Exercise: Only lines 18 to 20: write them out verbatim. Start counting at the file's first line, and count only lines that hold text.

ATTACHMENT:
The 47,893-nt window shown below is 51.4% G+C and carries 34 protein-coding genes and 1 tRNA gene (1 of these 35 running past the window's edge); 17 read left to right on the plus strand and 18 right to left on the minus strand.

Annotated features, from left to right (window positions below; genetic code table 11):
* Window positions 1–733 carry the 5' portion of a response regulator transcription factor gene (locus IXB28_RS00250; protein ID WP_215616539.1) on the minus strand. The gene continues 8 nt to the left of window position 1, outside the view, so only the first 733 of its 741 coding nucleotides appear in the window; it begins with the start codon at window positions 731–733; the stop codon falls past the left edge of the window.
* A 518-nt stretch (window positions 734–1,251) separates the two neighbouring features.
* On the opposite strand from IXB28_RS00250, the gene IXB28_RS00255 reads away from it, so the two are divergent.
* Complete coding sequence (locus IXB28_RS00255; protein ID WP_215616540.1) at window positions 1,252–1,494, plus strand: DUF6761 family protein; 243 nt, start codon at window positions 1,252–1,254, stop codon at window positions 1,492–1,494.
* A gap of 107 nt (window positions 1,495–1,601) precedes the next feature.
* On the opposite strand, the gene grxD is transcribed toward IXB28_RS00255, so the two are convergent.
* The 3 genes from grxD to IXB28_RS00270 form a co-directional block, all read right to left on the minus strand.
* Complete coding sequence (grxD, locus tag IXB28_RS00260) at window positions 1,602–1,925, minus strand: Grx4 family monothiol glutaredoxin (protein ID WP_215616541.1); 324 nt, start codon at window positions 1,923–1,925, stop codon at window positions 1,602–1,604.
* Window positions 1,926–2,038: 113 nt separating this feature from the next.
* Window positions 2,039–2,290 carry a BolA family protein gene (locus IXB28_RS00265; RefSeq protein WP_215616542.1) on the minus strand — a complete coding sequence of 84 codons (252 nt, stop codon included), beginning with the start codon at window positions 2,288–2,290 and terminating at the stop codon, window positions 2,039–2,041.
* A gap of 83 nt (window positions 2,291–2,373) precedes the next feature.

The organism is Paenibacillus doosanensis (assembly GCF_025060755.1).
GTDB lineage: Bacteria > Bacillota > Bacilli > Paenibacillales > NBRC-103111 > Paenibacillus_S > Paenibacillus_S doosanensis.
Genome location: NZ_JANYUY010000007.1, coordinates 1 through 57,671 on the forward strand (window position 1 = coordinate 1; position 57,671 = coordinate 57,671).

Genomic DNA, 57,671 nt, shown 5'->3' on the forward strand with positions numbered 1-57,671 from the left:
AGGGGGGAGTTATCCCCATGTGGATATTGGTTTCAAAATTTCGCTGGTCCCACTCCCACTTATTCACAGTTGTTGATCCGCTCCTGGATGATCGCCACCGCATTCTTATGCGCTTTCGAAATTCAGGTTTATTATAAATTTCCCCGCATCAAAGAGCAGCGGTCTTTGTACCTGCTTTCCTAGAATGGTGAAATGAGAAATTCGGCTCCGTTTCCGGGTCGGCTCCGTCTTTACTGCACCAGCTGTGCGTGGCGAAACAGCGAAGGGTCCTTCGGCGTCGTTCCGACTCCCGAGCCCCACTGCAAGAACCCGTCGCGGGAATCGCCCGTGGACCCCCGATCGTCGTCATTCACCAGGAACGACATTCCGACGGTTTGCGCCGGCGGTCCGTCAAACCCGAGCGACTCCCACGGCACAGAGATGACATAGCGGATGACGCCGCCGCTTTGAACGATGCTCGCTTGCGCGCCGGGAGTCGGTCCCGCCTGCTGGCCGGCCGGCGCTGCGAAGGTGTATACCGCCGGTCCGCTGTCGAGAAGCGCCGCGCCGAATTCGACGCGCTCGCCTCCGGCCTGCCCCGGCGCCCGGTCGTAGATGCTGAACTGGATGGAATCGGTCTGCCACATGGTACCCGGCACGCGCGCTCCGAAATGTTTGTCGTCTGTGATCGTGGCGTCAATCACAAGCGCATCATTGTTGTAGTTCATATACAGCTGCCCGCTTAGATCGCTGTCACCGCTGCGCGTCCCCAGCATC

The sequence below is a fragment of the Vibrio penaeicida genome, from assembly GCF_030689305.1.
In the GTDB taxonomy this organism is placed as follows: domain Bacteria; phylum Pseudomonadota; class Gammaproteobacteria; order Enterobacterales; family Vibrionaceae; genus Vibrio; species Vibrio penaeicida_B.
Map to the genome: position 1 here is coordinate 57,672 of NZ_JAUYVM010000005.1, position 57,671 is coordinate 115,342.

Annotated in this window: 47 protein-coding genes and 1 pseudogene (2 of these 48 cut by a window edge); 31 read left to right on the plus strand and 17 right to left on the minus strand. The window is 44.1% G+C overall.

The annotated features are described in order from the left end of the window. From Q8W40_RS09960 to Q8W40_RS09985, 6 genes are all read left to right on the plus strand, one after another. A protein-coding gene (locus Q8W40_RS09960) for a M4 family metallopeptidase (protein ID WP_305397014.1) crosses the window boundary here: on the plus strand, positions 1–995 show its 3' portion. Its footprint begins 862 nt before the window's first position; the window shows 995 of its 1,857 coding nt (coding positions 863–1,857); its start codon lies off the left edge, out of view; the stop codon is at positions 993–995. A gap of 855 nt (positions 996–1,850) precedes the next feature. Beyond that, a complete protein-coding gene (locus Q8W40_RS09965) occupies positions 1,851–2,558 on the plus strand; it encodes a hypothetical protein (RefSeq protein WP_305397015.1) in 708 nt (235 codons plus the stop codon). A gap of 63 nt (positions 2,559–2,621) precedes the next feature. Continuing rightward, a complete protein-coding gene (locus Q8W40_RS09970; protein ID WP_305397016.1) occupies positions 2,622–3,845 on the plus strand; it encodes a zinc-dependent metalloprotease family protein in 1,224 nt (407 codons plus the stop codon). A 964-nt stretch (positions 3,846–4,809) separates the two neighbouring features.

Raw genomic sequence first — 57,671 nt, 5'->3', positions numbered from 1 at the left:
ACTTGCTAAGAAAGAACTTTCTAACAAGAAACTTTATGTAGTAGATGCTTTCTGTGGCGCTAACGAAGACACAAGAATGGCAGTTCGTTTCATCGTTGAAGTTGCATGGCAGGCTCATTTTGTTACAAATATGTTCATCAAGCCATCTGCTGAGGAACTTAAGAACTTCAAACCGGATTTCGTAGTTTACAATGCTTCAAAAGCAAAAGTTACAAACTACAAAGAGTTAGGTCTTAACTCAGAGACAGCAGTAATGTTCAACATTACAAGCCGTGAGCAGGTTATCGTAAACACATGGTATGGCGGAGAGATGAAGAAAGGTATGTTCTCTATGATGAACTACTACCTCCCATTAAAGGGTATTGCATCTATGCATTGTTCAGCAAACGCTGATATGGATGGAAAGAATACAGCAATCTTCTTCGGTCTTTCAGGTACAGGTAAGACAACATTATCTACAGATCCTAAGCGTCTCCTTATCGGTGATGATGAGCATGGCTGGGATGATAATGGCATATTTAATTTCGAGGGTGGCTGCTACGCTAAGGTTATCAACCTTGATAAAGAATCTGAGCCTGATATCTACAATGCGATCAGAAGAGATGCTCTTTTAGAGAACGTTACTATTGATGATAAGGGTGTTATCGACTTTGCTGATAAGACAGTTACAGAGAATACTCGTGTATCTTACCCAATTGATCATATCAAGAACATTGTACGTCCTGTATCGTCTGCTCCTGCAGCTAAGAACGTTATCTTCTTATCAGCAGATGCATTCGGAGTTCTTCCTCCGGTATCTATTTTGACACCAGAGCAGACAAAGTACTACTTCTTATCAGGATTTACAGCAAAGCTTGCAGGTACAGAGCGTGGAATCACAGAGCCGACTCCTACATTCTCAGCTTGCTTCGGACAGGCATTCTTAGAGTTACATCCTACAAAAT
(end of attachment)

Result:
AGGGGGGAGTTATCCCCATGTGGATATTGGTTTCAAAATTTCGCTGGTCCCACTCCCACTTATTCACAGTTGTTGATCCGCTCCTGGATGATCGCCACCGCATTCTTATGCGCTTTCGAAATTCAGGTTTATTATAAATTTCCCCGCATCAAAGAGCAGCGGTCTTTGTACCTGCTTTCCTAGAATGGTGAAATGAGAAATTCGGCTCCGTTTCCGGGTCGGCTCCGTCTTTACTGCACCAGCTGTGCGTGGCGAAACAGCGAAGGGTCCTTCGGCGTCGTTCCGACTCCCGAGCCCCACTGCAAGAACCCGTCGCGGGAATCGCCCGTGGACCCCCGATCGTCGTCATTCACCAGGAACGACATTCCGACGGTTTGCGCCGGCGGTCCGTCAAACCCGAGCGACTCCCACGGCACAGAGATGACATAGCGGATGACGCCGCCGCTTTGAACGATGCTCGCTTGCGCGCCGGGAGTCGGTCCCGCCTGCTGGCCGGCCGGCGCTGCGAAGGTGTATACCGCCGGTCCGCTGTCGAGAAGCGCCGCGCCGAATTCGACGCGCTCGCCTCCGGCCTGCCCCGGCGCCCGGTCGTAGATGCTGAACTGGATGGAATCGGTCTGCCACATGGTACCCGGCACGCGCGCTCCGAAATGTTTGTCGTCTGTGATCGTGGCGTCAATCACAAGCGCATCATTGTTGTAGTTCATATACAGCTGCCCGCTTAGATCGCTGTCACCGCTGCGCGTCCCCAGCATC

The sequence below is a fragment of the Vibrio penaeicida genome, from assembly GCF_030689305.1.
In the GTDB taxonomy this organism is placed as follows: domain Bacteria; phylum Pseudomonadota; class Gammaproteobacteria; order Enterobacterales; family Vibrionaceae; genus Vibrio; species Vibrio penaeicida_B.